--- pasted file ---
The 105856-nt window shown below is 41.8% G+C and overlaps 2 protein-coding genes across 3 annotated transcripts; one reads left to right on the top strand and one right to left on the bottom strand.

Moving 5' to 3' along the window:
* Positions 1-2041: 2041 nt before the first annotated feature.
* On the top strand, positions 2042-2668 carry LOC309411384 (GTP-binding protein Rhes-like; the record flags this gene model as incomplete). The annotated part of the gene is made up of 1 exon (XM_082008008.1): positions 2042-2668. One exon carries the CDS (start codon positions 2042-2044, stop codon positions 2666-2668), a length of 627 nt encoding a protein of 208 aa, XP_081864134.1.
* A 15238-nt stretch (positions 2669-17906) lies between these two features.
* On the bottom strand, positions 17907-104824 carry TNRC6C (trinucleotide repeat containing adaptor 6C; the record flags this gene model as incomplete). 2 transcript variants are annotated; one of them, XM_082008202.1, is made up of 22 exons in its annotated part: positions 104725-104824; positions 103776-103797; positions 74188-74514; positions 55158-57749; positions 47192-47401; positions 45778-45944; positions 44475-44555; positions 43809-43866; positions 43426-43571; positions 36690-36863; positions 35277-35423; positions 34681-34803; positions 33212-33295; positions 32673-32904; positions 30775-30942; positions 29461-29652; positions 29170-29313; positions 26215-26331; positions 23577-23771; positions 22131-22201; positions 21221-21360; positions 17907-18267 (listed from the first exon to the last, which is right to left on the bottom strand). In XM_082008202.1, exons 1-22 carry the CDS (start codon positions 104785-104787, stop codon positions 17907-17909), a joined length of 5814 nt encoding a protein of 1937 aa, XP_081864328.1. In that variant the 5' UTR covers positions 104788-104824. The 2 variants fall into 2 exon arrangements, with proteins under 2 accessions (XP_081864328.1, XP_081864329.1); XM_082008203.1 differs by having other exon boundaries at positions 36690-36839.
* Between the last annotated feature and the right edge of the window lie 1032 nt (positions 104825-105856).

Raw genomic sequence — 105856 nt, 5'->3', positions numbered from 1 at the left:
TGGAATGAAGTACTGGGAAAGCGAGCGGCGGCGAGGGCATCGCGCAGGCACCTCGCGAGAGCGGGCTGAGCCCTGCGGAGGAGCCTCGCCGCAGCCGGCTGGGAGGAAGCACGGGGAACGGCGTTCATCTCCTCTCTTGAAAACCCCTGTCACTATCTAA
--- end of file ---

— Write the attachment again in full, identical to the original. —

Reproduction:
The 105856-nt window shown below is 41.8% G+C and overlaps 2 protein-coding genes across 3 annotated transcripts; one reads left to right on the top strand and one right to left on the bottom strand.

Moving 5' to 3' along the window:
* Positions 1-2041: 2041 nt before the first annotated feature.
* On the top strand, positions 2042-2668 carry LOC309411384 (GTP-binding protein Rhes-like; the record flags this gene model as incomplete). The annotated part of the gene is made up of 1 exon (XM_082008008.1): positions 2042-2668. One exon carries the CDS (start codon positions 2042-2044, stop codon positions 2666-2668), a length of 627 nt encoding a protein of 208 aa, XP_081864134.1.
* A 15238-nt stretch (positions 2669-17906) lies between these two features.
* On the bottom strand, positions 17907-104824 carry TNRC6C (trinucleotide repeat containing adaptor 6C; the record flags this gene model as incomplete). 2 transcript variants are annotated; one of them, XM_082008202.1, is made up of 22 exons in its annotated part: positions 104725-104824; positions 103776-103797; positions 74188-74514; positions 55158-57749; positions 47192-47401; positions 45778-45944; positions 44475-44555; positions 43809-43866; positions 43426-43571; positions 36690-36863; positions 35277-35423; positions 34681-34803; positions 33212-33295; positions 32673-32904; positions 30775-30942; positions 29461-29652; positions 29170-29313; positions 26215-26331; positions 23577-23771; positions 22131-22201; positions 21221-21360; positions 17907-18267 (listed from the first exon to the last, which is right to left on the bottom strand). In XM_082008202.1, exons 1-22 carry the CDS (start codon positions 104785-104787, stop codon positions 17907-17909), a joined length of 5814 nt encoding a protein of 1937 aa, XP_081864328.1. In that variant the 5' UTR covers positions 104788-104824. The 2 variants fall into 2 exon arrangements, with proteins under 2 accessions (XP_081864328.1, XP_081864329.1); XM_082008203.1 differs by having other exon boundaries at positions 36690-36839.
* Between the last annotated feature and the right edge of the window lie 1032 nt (positions 104825-105856).

Raw genomic sequence — 105856 nt, 5'->3', positions numbered from 1 at the left:
TGGAATGAAGTACTGGGAAAGCGAGCGGCGGCGAGGGCATCGCGCAGGCACCTCGCGAGAGCGGGCTGAGCCCTGCGGAGGAGCCTCGCCGCAGCCGGCTGGGAGGAAGCACGGGGAACGGCGTTCATCTCCTCTCTTGAAAACCCCTGTCACTATCTAA